Last Verses

Overview

The Last Verses of Jules Laforgue is the first full-length collection of free verse published in the French language and, in many ways, it remains far in advance of any free verse innovations conjured in the past one hundred years and more. Laforgue, in his famous Complaints and Harlequinades, was a profound influence upon such Modernist poets as Eliot and Pound. Yet in his Last Verses he set a precedent which no one as yet has managed to emulate or to advance. Why should this be? Simply put, Last Verses does not...
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Overview

The Last Verses of Jules Laforgue is the first full-length collection of free verse published in the French language and, in many ways, it remains far in advance of any free verse innovations conjured in the past one hundred years and more. Laforgue, in his famous Complaints and Harlequinades, was a profound influence upon such Modernist poets as Eliot and Pound. Yet in his Last Verses he set a precedent which no one as yet has managed to emulate or to advance. Why should this be? Simply put, Last Verses does not reject poetic formalism but, rather, projects it into uncharted and unvoiced regions of spiritual and sexual extremity. The freedom of these poems rests entirely in the purity of their despair, a purity not to be measured by any extant means. This music is made by no instrument but itself. This music is made on the farther shore of death.
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Editorial Reviews

Publishers Weekly
Laforgue (1860-1887) will never command the name recognition of Baudelaire or Rimbaud, but he stands just one step below those giants in his importance to European letters: T.S. Eliot said that he found his own style through youthful devotion to the tormented Laforgue, whose self-dramatizing, sometimes self-satirizing, odes and effusions brought free verse to France. Torment takes control in this volatile suite, composed in the last years of the tubercular poet’s short life: exclamations reflect an obsessive lover, one who attributes his “simple agony” sometimes to the conditions of all existence, sometimes to romantic folly and self-doubt: “The world is the World, okay,” he resolves; “I’ll make a poisonous world of my own,” with “Every holiday/ An inquest and autopsy!” In the poem after that one Laforgue imagines himself as a satisfied dandy, “sprawled atop a stagecoach, smoking,/ Grinning at the sky.” A few pages later, though, he falls back into despair: “If only of her own free will one evening/ She’d come to drink at my lips or die!” Laforgue’s extremes come off superbly, neither too familiar nor antique, in the clean lines of Revell, admired for his own poetry as well as for other translations, including Rimbaud—whose fans should check Laforgue out ASAP. (Sept.)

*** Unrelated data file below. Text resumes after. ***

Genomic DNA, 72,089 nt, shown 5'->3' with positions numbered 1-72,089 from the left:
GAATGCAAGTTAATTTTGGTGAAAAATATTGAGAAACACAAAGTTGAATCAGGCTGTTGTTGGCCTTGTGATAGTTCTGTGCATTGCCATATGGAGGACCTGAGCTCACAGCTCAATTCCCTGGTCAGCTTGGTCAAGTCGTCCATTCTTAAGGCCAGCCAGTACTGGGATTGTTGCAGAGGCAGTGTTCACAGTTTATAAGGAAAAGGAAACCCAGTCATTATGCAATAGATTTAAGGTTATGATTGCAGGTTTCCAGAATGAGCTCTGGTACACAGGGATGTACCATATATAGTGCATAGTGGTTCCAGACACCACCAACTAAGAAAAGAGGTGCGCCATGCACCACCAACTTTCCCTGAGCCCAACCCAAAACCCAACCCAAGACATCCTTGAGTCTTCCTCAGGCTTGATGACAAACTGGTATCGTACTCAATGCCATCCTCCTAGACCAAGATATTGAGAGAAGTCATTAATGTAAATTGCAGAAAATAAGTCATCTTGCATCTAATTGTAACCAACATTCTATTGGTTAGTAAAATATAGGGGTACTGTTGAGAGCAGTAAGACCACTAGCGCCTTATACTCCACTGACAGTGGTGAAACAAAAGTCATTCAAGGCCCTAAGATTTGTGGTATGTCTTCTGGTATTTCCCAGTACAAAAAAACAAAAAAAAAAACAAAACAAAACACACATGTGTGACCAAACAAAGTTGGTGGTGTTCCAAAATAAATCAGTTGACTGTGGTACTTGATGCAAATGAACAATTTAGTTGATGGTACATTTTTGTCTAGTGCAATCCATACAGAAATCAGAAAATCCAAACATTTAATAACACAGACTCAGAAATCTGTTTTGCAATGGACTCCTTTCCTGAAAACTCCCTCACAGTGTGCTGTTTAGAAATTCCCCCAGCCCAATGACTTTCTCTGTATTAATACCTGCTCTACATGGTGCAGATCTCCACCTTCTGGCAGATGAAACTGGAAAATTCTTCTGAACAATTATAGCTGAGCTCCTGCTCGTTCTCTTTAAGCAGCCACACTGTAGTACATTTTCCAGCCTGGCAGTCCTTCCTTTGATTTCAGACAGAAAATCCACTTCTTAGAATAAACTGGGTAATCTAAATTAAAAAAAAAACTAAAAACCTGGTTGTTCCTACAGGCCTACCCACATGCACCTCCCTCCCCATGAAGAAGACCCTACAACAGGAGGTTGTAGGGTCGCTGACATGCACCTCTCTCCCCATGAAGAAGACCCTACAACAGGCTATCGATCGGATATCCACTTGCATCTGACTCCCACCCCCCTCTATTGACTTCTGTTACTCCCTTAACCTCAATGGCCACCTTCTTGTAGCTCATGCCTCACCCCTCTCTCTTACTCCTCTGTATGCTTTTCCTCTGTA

From the Publisher

"This is an outstanding translation. Revell renders the French in just the right idiomatic language." —Marjorie Perloff on The Self-Dismembered Man and Alcools: Poems

"Contemporary poet Donald Revell gives us a vivid and vibrant interpretation of Apollinaire's masterpiece." —Virginia Quarterly Review on The Self-Dismembered Man and Alcools: Poems

"Woe to those readers who are doomed to read Rimbaud only in French, for in addition to giving us a bracing translation of Une Saison En Enfer, Donald Revell has given birth to a great poem." —James Longenbach on A Season in Hell

"He brings to his Rimbaldian projects an enviable range of knowledge, as well as a warm attachment to the work and a strong technique." —Fred Chappell, Asheville Poetry Review v.17 #1 on A Season in Hell

"[Last Verses] provides a new translation of what many consider the first free verse poetry in French, rendered beautifully by American poet and translator Revell." —Publishers Weekly (June 27, 2011)

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Product Details

  • ISBN-13: 9781890650544
  • Publisher: Omnidawn Publishing
  • Publication date: 9/1/2011
  • Pages: 96
  • Sales rank: 1,486,103
  • Product dimensions: 5.90 (w) x 8.90 (h) x 0.40 (d)

Meet the Author

Among the most innovative of poets in the French language, JULES LAFORGUE was an important influence on the young T S Eliot and called and “exquisite poet” by Ezra Pound. Called both part-symbolist and part-impressionist, his associative method, speech-rhythms and heterogeneous diction make him one of the most individual French poets. Laforgue died at the age of 27 in 1887.

DONALD REVELL is Professor of English & Director of Creative Writing programs at UNLV. Thief of Strings is his tenth poetry collection, published by Alice James. Donald Revell's previous translations include The Illumninations by Arthur Rimbaud, and A Season in Hell by Arthur Rimbaud, both of which were published by Omnidawn. A Season in Hell won the PSA translation award. His books of essays include Invisible Green: Selected Prose, published by Omnidawn. He serves as poetry editor of Colorado Review. Revell lives in the desert south of Las Vegas with his wife, poet Claudia Keelan, and their children Benjamin Brecht and Lucie Ming.

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